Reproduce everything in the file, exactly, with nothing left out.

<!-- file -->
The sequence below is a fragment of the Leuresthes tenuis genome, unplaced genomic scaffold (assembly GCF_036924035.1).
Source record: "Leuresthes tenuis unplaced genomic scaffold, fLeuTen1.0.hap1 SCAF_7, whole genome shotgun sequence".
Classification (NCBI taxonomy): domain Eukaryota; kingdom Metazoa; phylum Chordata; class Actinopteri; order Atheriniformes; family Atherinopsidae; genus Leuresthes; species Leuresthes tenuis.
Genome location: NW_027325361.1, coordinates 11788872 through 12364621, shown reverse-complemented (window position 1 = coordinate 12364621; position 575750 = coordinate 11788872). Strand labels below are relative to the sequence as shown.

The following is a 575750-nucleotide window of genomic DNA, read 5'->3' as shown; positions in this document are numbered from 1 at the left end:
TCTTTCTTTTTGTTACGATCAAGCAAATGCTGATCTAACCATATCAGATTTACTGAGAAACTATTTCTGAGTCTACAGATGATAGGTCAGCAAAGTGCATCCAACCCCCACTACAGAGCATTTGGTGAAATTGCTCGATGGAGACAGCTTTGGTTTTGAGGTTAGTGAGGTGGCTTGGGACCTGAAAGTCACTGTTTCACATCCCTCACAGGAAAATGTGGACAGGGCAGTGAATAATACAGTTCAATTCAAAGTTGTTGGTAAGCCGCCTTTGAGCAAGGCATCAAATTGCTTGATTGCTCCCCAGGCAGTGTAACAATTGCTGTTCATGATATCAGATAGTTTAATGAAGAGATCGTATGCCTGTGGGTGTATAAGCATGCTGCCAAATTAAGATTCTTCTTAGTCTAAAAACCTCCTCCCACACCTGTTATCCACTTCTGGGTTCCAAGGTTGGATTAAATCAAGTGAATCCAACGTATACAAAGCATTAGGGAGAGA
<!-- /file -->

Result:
The sequence below is a fragment of the Leuresthes tenuis genome, unplaced genomic scaffold (assembly GCF_036924035.1).
Source record: "Leuresthes tenuis unplaced genomic scaffold, fLeuTen1.0.hap1 SCAF_7, whole genome shotgun sequence".
Classification (NCBI taxonomy): domain Eukaryota; kingdom Metazoa; phylum Chordata; class Actinopteri; order Atheriniformes; family Atherinopsidae; genus Leuresthes; species Leuresthes tenuis.
Genome location: NW_027325361.1, coordinates 11788872 through 12364621, shown reverse-complemented (window position 1 = coordinate 12364621; position 575750 = coordinate 11788872). Strand labels below are relative to the sequence as shown.

The following is a 575750-nucleotide window of genomic DNA, read 5'->3' as shown; positions in this document are numbered from 1 at the left end:
TCTTTCTTTTTGTTACGATCAAGCAAATGCTGATCTAACCATATCAGATTTACTGAGAAACTATTTCTGAGTCTACAGATGATAGGTCAGCAAAGTGCATCCAACCCCCACTACAGAGCATTTGGTGAAATTGCTCGATGGAGACAGCTTTGGTTTTGAGGTTAGTGAGGTGGCTTGGGACCTGAAAGTCACTGTTTCACATCCCTCACAGGAAAATGTGGACAGGGCAGTGAATAATACAGTTCAATTCAAAGTTGTTGGTAAGCCGCCTTTGAGCAAGGCATCAAATTGCTTGATTGCTCCCCAGGCAGTGTAACAATTGCTGTTCATGATATCAGATAGTTTAATGAAGAGATCGTATGCCTGTGGGTGTATAAGCATGCTGCCAAATTAAGATTCTTCTTAGTCTAAAAACCTCCTCCCACACCTGTTATCCACTTCTGGGTTCCAAGGTTGGATTAAATCAAGTGAATCCAACGTATACAAAGCATTAGGGAGAGA